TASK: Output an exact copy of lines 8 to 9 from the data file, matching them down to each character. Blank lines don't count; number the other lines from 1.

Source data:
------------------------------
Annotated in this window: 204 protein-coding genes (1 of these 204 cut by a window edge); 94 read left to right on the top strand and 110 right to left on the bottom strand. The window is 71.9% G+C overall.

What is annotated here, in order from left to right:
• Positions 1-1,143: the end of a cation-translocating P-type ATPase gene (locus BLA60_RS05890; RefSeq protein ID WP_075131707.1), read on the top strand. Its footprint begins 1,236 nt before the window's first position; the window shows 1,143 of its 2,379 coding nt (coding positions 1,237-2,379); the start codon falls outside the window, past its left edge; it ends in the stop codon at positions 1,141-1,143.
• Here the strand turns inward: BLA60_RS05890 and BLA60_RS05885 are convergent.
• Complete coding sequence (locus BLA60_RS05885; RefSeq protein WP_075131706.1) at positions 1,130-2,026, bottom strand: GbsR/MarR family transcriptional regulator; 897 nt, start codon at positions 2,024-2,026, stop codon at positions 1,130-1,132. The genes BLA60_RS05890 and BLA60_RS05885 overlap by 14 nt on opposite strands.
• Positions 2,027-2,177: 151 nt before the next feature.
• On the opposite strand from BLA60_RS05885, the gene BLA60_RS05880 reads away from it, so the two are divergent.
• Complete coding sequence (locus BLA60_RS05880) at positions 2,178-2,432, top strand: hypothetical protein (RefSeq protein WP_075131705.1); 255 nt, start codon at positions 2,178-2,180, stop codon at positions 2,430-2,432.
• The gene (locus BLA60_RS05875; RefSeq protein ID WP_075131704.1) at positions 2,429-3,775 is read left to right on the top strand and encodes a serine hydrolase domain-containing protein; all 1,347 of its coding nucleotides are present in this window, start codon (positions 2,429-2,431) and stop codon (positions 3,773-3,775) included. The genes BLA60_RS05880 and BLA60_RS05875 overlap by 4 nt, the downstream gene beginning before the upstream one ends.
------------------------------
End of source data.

• Complete coding sequence (locus BLA60_RS05880) at positions 2,178-2,432, top strand: hypothetical protein (RefSeq protein WP_075131705.1); 255 nt, start codon at positions 2,178-2,180, stop codon at positions 2,430-2,432.
• The gene (locus BLA60_RS05875; RefSeq protein ID WP_075131704.1) at positions 2,429-3,775 is read left to right on the top strand and encodes a serine hydrolase domain-containing protein; all 1,347 of its coding nucleotides are present in this window, start codon (positions 2,429-2,431) and stop codon (positions 3,773-3,775) included. The genes BLA60_RS05880 and BLA60_RS05875 overlap by 4 nt, the downstream gene beginning before the upstream one ends.